It’s stunning, really.

In 2013, the Chronicle of Philanthropy recently found that U.S. corporate profits hit an all time high of $1.9 trillion dollars. But even as profits rose, corporate cash giving grew by only 3% to $4.6 billion.

On the other hand, noncash donations by these same corporations grew by a whopping 22.8%!

The Chronicle noted that some nonprofit watchdog groups see this noncash corporate philanthropy as being “tightfisted.” However, this approach to corporate giving is unlikely to shift to more cash giving. At a corporate level, more companies are seeking to align their giving to their business, so it is only natural that product and noncash donations will become the new normal. At a practical level, in an uncertain economy, the need to conserve cash and avoid debt remains paramount.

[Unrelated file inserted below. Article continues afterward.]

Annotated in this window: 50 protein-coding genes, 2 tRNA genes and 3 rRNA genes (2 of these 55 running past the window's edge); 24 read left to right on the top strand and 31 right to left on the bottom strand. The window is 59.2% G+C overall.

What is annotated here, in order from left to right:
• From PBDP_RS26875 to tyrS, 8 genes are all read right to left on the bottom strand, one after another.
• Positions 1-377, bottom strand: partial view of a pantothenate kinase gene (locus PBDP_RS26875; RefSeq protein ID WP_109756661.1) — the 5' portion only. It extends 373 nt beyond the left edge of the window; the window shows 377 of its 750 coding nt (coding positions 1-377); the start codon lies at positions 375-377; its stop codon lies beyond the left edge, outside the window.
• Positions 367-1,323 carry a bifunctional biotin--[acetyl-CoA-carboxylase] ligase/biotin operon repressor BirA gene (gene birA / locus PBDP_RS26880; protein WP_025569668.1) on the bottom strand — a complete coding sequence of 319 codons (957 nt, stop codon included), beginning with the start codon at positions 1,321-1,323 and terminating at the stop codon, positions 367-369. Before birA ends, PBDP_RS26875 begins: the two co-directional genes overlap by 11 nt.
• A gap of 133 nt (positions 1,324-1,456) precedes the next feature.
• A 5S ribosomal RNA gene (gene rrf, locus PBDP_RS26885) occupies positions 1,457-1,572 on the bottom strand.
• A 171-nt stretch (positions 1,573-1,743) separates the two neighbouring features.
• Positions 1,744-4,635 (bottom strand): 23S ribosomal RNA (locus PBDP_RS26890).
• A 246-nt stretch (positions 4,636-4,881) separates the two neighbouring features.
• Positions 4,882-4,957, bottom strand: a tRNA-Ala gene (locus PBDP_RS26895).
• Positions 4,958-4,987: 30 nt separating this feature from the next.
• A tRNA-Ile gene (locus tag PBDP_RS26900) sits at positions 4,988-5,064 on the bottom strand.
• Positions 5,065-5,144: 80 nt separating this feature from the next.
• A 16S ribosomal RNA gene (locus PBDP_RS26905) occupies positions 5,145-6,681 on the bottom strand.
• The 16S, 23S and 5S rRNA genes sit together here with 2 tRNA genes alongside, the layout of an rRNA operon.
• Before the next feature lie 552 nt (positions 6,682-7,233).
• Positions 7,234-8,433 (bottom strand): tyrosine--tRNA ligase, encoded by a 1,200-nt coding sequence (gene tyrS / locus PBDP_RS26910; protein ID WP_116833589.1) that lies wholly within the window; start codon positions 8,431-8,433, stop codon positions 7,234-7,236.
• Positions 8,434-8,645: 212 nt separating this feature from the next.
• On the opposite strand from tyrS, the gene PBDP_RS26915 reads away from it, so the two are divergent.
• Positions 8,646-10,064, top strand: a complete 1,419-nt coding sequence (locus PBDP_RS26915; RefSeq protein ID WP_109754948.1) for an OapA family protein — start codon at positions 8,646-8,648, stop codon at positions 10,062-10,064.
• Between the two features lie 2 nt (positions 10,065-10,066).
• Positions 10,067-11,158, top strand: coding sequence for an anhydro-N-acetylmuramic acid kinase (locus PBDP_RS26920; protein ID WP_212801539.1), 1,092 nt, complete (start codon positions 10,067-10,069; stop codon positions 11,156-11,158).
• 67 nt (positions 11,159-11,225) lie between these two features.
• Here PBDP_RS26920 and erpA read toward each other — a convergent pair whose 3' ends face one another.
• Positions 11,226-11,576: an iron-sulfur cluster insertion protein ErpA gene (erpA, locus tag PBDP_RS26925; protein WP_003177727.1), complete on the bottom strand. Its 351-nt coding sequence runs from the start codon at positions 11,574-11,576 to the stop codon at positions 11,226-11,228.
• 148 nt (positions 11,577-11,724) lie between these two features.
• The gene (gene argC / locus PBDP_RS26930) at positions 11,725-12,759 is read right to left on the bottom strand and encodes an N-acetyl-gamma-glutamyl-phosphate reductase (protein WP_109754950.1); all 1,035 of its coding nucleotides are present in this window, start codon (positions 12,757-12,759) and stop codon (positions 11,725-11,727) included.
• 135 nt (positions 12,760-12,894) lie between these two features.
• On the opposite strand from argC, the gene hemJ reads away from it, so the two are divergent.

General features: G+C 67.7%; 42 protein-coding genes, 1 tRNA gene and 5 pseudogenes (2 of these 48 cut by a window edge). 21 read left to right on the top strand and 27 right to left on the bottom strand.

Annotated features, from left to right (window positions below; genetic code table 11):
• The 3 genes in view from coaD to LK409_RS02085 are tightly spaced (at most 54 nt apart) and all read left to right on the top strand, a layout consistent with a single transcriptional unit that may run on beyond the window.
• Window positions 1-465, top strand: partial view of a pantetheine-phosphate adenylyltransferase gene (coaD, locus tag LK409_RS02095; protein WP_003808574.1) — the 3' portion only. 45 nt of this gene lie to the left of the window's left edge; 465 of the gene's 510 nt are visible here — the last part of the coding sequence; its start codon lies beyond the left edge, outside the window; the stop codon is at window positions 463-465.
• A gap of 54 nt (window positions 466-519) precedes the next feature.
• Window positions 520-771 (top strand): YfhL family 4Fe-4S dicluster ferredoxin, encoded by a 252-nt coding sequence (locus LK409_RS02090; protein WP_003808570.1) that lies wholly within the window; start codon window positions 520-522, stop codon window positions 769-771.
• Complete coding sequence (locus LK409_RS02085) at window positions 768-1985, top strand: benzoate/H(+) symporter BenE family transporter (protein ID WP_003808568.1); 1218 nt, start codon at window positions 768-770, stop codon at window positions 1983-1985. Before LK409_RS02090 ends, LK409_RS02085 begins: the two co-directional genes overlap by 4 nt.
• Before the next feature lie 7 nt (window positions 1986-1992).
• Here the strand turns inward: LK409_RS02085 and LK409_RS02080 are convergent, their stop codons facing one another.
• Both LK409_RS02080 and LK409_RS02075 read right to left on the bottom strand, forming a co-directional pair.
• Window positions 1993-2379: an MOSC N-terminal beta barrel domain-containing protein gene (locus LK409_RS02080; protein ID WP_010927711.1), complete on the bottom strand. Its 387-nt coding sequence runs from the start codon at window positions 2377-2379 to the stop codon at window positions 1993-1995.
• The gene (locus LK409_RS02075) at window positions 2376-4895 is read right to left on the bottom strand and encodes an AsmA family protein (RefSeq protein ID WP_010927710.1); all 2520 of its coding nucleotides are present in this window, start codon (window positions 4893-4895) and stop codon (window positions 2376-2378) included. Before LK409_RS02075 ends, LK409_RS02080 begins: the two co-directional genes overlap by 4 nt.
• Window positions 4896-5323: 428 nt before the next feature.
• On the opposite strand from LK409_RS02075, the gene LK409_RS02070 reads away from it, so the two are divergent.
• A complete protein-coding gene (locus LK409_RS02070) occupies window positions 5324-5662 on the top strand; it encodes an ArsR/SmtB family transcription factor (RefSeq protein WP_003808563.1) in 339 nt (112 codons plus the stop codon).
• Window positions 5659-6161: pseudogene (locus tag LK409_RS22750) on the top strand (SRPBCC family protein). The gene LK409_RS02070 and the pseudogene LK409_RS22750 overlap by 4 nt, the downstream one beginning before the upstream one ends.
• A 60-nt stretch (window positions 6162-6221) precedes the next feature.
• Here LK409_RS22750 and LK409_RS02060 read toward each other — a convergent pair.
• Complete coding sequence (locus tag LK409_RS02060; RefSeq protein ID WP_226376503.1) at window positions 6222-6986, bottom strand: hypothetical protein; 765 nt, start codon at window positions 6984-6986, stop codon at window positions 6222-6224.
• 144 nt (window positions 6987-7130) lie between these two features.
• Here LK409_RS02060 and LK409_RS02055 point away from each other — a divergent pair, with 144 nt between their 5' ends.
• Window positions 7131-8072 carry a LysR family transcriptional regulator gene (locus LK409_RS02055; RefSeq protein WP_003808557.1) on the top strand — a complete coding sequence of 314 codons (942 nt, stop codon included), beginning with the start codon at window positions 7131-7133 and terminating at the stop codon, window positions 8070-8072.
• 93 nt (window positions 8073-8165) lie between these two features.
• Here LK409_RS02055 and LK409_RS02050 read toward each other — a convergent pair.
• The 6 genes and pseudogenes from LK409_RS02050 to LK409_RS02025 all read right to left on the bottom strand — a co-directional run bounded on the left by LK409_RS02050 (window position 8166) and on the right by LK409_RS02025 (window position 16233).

So what does this mean for the nonprofit world? Be prepared to ask, receive and monetize noncash donations. The charity that is not prepared to receive these kinds of gifts will be left behind.

To illustrate the significant opportunity in this arena, the Chronicle noted that corporate noncash giving grew to $14.1 billion—that number alone has the ability to fund a significant number of nonprofits.

The question in front of the nonprofit world is whether they’ll make the change to accommodate this new and increased form of giving.